# How to Learn

# Grammar

I've realised that trying teach a second/foreign language is just like trying to teach math: very few kids will actually understand the fundamental principles, so the best you can hope for is to teach a few basic patterns.

Recently was the fourth time I've had to start this new book and the very first unit has a lot of grammar specifics the kids are not too familiar with. Specifically, the book wants them to answer "Is it a ...?", "Are they ...?", "Is there a ...?", and "Are there any ...?"

Sadly, East Asian languages lack any distiction between singular and plural, which is quite fundamental in Indo-European languages. So the kids often use "is" when they should use "are" and they'll frequently use the singular nouns when they need to use the plural.

What I've done with all these classes is teach a very simple rule: The answers need to match the question. "Are they? They are." "Is it? It is." "Is there a ...? There is." "Are there any ...? There are." It's worked with most kids, though some need some more reinforcement.

But that's made me think of like in calculus with the formal definition of a derivative. Sure, I know it, I am a math major and I understand what the derivative is for. But, for everyone in the Calc 101 class, it's just a formula to be applied in set situations.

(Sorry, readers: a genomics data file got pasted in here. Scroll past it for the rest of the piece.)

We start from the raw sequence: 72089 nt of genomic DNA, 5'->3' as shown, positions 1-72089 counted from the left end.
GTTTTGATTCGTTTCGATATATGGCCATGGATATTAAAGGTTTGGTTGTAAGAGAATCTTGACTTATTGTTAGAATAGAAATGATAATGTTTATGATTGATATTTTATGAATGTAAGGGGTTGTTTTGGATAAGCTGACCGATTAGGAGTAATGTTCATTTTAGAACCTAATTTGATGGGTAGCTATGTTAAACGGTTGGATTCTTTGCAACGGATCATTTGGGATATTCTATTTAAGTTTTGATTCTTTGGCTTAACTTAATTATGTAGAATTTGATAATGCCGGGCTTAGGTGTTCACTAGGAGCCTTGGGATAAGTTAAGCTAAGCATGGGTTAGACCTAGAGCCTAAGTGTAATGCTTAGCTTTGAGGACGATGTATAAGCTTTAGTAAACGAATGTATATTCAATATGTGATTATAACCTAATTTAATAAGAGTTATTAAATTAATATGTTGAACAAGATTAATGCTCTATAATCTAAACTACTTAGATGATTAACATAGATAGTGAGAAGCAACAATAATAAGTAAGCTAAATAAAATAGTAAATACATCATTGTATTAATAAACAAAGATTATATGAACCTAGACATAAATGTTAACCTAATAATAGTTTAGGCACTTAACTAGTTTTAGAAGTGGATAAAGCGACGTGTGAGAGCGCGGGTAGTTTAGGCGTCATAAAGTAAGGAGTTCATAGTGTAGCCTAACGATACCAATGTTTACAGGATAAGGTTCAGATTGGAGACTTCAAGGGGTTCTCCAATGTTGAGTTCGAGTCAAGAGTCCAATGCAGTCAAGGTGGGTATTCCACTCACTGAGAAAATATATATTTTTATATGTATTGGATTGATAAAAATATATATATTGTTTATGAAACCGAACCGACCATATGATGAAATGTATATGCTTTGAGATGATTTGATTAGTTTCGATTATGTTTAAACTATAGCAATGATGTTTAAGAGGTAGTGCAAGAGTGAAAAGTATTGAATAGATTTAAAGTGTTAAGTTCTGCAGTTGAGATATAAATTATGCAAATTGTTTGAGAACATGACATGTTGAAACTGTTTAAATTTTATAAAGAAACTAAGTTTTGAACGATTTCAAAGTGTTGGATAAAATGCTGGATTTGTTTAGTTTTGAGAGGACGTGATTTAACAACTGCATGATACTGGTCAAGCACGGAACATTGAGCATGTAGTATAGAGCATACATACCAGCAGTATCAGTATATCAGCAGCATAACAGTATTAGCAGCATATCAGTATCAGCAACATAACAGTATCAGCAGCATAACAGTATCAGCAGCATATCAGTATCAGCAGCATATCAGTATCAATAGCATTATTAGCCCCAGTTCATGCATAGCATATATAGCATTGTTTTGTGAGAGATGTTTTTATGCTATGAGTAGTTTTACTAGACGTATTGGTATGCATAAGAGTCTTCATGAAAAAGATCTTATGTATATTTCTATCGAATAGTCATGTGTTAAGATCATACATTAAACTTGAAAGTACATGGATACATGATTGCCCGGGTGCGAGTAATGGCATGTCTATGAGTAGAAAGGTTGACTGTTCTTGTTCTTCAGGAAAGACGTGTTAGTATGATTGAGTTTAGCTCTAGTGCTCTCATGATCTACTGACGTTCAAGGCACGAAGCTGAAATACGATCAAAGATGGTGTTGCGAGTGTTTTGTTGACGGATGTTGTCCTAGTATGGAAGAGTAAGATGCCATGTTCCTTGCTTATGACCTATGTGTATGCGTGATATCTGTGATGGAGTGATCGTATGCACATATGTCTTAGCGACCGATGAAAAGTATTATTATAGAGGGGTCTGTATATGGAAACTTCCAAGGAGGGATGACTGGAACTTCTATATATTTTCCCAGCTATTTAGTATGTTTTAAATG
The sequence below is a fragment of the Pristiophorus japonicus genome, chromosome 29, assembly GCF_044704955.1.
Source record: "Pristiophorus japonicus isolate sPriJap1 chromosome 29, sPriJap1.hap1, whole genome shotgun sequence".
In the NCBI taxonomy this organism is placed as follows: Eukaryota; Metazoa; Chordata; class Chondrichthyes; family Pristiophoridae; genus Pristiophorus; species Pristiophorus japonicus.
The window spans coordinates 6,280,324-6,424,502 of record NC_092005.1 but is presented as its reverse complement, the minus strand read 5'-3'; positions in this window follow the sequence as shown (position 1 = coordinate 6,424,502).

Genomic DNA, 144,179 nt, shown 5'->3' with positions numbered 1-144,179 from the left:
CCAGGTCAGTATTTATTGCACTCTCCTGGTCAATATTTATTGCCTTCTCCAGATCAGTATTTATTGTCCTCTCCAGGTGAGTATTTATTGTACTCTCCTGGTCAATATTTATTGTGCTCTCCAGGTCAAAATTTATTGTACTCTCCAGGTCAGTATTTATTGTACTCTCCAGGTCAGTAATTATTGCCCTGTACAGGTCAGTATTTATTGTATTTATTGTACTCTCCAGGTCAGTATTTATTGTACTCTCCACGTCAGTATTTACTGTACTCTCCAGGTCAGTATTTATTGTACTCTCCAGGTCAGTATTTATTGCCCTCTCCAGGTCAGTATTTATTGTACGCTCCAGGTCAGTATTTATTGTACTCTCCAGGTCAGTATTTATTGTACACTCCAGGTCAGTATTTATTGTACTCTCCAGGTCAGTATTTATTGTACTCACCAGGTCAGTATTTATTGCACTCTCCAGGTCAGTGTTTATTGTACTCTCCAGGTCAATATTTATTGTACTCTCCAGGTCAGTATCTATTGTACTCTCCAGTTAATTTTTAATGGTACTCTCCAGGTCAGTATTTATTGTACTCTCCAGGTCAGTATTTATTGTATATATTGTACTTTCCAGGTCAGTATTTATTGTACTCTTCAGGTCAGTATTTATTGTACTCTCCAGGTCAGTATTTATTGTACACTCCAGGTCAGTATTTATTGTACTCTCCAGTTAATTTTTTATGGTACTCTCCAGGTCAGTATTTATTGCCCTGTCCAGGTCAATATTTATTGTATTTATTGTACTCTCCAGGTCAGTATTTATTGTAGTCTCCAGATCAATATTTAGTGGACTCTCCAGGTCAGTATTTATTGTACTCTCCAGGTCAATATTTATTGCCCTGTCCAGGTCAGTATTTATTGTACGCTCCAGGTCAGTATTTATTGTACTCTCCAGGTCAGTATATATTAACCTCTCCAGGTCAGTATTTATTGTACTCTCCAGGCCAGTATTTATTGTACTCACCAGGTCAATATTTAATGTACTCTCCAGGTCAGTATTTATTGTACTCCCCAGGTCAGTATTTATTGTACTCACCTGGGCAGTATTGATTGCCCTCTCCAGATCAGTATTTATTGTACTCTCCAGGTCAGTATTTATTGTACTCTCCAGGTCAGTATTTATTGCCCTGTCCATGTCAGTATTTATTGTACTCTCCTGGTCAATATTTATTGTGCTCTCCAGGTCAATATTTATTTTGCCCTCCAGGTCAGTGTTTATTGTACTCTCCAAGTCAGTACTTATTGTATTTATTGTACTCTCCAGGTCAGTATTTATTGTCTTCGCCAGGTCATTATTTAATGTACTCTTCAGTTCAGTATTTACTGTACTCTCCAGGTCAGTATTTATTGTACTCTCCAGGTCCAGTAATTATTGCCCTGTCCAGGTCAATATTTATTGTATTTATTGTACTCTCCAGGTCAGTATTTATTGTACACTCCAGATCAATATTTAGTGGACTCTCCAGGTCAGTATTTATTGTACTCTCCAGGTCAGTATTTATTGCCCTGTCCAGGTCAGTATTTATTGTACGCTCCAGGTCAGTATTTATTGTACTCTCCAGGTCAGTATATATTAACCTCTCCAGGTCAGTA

Or in Algebra, trying to solve a complex equation for x. Sure, I could think of a few ways to manipulate the equation and I know exactly why what I'm doing works. But, again, everyone else in high school only gets simple equations to work with and they must follow a set pattern of rules they've memorised.

In my own prior attempts to learn foreign languages at school, I've been quite rubbish at memorising all that vocabulary. As soon as I memorised one set of words to pass a test, I'd forget it all so I could do it again with the next set. However, I discovered that I learned the grammar rules rather easily. Even now as I try to learn Korean, I am frustrated/disappointed with my small vocabulary, but I have somehow started to internalise some grammar points. My experiences in school and observing my friends in England have taught me that the key to learning a language is to internalise as much vocabulary as possible and

*then*to worry about forming sentences and grammar. For me, though, it just doesn't work that way...